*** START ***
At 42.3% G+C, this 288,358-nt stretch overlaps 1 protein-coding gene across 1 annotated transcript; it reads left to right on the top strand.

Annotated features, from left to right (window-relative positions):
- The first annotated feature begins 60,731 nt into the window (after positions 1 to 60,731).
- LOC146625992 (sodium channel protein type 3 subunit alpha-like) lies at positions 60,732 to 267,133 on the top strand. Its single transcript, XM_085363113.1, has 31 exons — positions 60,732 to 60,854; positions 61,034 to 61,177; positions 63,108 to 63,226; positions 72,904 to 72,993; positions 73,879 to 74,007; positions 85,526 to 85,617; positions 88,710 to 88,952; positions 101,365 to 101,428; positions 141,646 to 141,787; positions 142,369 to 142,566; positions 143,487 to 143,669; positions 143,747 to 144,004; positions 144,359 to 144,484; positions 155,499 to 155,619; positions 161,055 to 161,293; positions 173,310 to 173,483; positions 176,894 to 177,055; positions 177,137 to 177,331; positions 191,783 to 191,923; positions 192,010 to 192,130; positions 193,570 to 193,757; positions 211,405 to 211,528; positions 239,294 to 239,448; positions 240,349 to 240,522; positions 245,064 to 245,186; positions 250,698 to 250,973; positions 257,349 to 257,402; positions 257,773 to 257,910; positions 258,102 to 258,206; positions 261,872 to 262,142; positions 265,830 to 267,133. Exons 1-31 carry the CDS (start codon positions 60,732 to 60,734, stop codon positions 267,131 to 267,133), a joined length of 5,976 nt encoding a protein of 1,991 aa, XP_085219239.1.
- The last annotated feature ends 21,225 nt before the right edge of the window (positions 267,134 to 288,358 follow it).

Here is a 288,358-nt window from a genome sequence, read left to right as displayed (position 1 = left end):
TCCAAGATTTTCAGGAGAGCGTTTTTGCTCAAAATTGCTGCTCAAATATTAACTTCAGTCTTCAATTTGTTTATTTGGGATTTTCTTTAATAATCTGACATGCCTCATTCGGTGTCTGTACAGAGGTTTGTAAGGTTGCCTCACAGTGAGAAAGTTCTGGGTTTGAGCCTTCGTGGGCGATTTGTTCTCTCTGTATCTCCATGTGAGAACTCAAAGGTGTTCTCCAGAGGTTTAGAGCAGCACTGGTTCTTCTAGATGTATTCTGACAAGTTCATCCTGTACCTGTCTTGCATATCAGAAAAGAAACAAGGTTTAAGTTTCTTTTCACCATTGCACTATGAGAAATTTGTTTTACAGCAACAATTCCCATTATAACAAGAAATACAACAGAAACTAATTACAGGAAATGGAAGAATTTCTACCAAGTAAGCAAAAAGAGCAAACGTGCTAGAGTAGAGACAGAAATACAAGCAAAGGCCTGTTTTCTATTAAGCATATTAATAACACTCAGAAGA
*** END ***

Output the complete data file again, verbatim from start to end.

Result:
At 42.3% G+C, this 288,358-nt stretch overlaps 1 protein-coding gene across 1 annotated transcript; it reads left to right on the top strand.

Annotated features, from left to right (window-relative positions):
- The first annotated feature begins 60,731 nt into the window (after positions 1 to 60,731).
- LOC146625992 (sodium channel protein type 3 subunit alpha-like) lies at positions 60,732 to 267,133 on the top strand. Its single transcript, XM_085363113.1, has 31 exons — positions 60,732 to 60,854; positions 61,034 to 61,177; positions 63,108 to 63,226; positions 72,904 to 72,993; positions 73,879 to 74,007; positions 85,526 to 85,617; positions 88,710 to 88,952; positions 101,365 to 101,428; positions 141,646 to 141,787; positions 142,369 to 142,566; positions 143,487 to 143,669; positions 143,747 to 144,004; positions 144,359 to 144,484; positions 155,499 to 155,619; positions 161,055 to 161,293; positions 173,310 to 173,483; positions 176,894 to 177,055; positions 177,137 to 177,331; positions 191,783 to 191,923; positions 192,010 to 192,130; positions 193,570 to 193,757; positions 211,405 to 211,528; positions 239,294 to 239,448; positions 240,349 to 240,522; positions 245,064 to 245,186; positions 250,698 to 250,973; positions 257,349 to 257,402; positions 257,773 to 257,910; positions 258,102 to 258,206; positions 261,872 to 262,142; positions 265,830 to 267,133. Exons 1-31 carry the CDS (start codon positions 60,732 to 60,734, stop codon positions 267,131 to 267,133), a joined length of 5,976 nt encoding a protein of 1,991 aa, XP_085219239.1.
- The last annotated feature ends 21,225 nt before the right edge of the window (positions 267,134 to 288,358 follow it).

Here is a 288,358-nt window from a genome sequence, read left to right as displayed (position 1 = left end):
TCCAAGATTTTCAGGAGAGCGTTTTTGCTCAAAATTGCTGCTCAAATATTAACTTCAGTCTTCAATTTGTTTATTTGGGATTTTCTTTAATAATCTGACATGCCTCATTCGGTGTCTGTACAGAGGTTTGTAAGGTTGCCTCACAGTGAGAAAGTTCTGGGTTTGAGCCTTCGTGGGCGATTTGTTCTCTCTGTATCTCCATGTGAGAACTCAAAGGTGTTCTCCAGAGGTTTAGAGCAGCACTGGTTCTTCTAGATGTATTCTGACAAGTTCATCCTGTACCTGTCTTGCATATCAGAAAAGAAACAAGGTTTAAGTTTCTTTTCACCATTGCACTATGAGAAATTTGTTTTACAGCAACAATTCCCATTATAACAAGAAATACAACAGAAACTAATTACAGGAAATGGAAGAATTTCTACCAAGTAAGCAAAAAGAGCAAACGTGCTAGAGTAGAGACAGAAATACAAGCAAAGGCCTGTTTTCTATTAAGCATATTAATAACACTCAGAAGA